Flawed, but still frequently hilarious movie about a failed actor turned Tucson high school drama teacher named Dana Marschz (Steve Coogan) who, in a desperate attempt to save the drama program from budget cuts, decides to put on a long time dream project of his: An elaborate musical drama called Hamlet 2, a sequel that allows the doomed Danish prince to travel back in time and, aided by “a sexy Jesus,” to right all the wrongs perpetrated in the first play. Director and co-writer Andrew Fleming picks some obvious satirical targets, chief among them Coogan’s character, who is pretentious and painfully inept, but also genuinely eager to inspire his mostly reluctant students a la Dead Poet’s Society and Mr. Holland’s Opus. Coogan really is the whole show here, despite being aided by a mostly outstanding supporting cast, and your tolerance for his character in the opening first couple of “acts” will be a litmus test as to whether you’ll stick the movie out. Marschz is similar to Corky St. Clair of Waiting For Guffman, if St. Clair were painfully and acutely aware of his own flaws and failures. Coogan gives Marschz enough depth that he becomes sympathetic, even in the grip of his most idiotic and clueless schemes. Frustratingly, Hamlet 2 never quite turns into a truly great comedy, but it is filled with great moments, and the climactic staging of Marschz’s play is hilarious and even, unexpectedly, a bit moving. Despite its own flaws and failure, Hamlet 2 ends up having something to say about how art, even bad art, can have a profoundly positive effect on the people who participate in it, and the people who receive it.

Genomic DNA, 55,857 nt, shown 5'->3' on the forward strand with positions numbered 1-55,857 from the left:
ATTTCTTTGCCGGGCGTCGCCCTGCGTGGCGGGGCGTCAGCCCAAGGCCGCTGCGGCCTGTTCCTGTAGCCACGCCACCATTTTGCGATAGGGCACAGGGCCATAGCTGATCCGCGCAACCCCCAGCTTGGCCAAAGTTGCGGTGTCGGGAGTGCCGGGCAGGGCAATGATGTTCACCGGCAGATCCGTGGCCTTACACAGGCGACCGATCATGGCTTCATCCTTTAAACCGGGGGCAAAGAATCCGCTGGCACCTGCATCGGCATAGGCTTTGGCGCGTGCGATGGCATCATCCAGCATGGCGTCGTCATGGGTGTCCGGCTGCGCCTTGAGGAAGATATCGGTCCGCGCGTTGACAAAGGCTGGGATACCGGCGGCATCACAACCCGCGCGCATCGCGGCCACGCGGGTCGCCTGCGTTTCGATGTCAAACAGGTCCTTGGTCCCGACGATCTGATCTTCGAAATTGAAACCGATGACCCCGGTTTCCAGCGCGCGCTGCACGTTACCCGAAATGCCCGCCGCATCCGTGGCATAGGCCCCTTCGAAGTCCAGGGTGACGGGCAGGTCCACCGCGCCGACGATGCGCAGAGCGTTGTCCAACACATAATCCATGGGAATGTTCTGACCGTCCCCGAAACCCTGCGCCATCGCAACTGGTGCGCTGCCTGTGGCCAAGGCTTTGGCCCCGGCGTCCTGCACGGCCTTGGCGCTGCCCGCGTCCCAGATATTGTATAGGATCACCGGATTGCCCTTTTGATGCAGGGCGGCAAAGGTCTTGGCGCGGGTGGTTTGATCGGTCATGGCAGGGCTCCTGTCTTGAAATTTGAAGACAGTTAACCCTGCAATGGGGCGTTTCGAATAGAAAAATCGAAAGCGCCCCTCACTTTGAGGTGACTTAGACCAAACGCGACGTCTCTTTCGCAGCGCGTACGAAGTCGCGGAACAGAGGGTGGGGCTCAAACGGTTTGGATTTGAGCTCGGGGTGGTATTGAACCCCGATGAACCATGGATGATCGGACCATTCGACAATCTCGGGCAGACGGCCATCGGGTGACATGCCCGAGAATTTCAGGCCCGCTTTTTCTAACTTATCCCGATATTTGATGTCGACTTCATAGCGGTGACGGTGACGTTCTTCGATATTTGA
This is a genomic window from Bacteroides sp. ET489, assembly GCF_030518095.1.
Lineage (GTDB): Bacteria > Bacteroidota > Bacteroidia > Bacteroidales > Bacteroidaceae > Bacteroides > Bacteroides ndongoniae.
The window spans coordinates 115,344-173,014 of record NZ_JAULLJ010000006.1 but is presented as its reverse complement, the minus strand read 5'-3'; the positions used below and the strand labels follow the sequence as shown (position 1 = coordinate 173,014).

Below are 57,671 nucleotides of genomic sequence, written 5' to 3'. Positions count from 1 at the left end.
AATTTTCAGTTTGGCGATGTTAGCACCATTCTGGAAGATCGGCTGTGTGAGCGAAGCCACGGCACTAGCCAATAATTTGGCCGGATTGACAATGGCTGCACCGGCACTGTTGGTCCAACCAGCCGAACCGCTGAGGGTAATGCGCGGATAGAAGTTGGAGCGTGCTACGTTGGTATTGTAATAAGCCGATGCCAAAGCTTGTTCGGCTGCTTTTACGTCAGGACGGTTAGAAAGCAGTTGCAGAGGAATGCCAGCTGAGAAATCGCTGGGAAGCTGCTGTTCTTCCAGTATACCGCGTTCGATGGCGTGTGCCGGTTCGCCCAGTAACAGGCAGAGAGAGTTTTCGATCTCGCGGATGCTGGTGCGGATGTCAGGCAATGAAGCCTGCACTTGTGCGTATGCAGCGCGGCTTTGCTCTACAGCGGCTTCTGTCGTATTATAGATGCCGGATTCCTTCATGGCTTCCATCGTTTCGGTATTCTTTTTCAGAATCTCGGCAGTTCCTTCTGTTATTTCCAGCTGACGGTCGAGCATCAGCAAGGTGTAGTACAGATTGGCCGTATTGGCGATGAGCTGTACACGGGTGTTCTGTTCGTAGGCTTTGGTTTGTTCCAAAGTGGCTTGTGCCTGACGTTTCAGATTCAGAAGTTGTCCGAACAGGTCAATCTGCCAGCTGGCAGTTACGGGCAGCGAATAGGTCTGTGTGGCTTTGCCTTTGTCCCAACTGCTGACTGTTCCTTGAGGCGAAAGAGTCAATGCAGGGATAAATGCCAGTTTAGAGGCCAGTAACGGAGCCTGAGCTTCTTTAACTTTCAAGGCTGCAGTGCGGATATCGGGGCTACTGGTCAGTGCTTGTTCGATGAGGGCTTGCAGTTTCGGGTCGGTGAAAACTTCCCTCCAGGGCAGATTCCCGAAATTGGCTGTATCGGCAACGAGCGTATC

(For a brief explanation of the Monkey Review rating system, click here.)

mirandaleerichardsIn advance of a long overdue follow-up to her 2001 debut album, The Herethereafter, Los Angeles based singer/songwriter Miranda Lee Richards has released a very promising four track EP called Early November. Richards has described the music on her forthcoming album, Light Of X, as “Psychedelic Chamber Folk Rock,” which is actually a pretty tidy summation of the various influences you’ll find in her music. Her singing is lovely and evocative, and her music is buoyed by warm, compassionate and intelligent lyrics. All the songs are top drawer, with the title track and “Life Boat” being particular highlights, with the spoken word final track, “Oddity,” displaying a more experimental bent. This is good stuff, and should tide over Richards fans and Richards fans-to-be until the February 2009 release of the LP.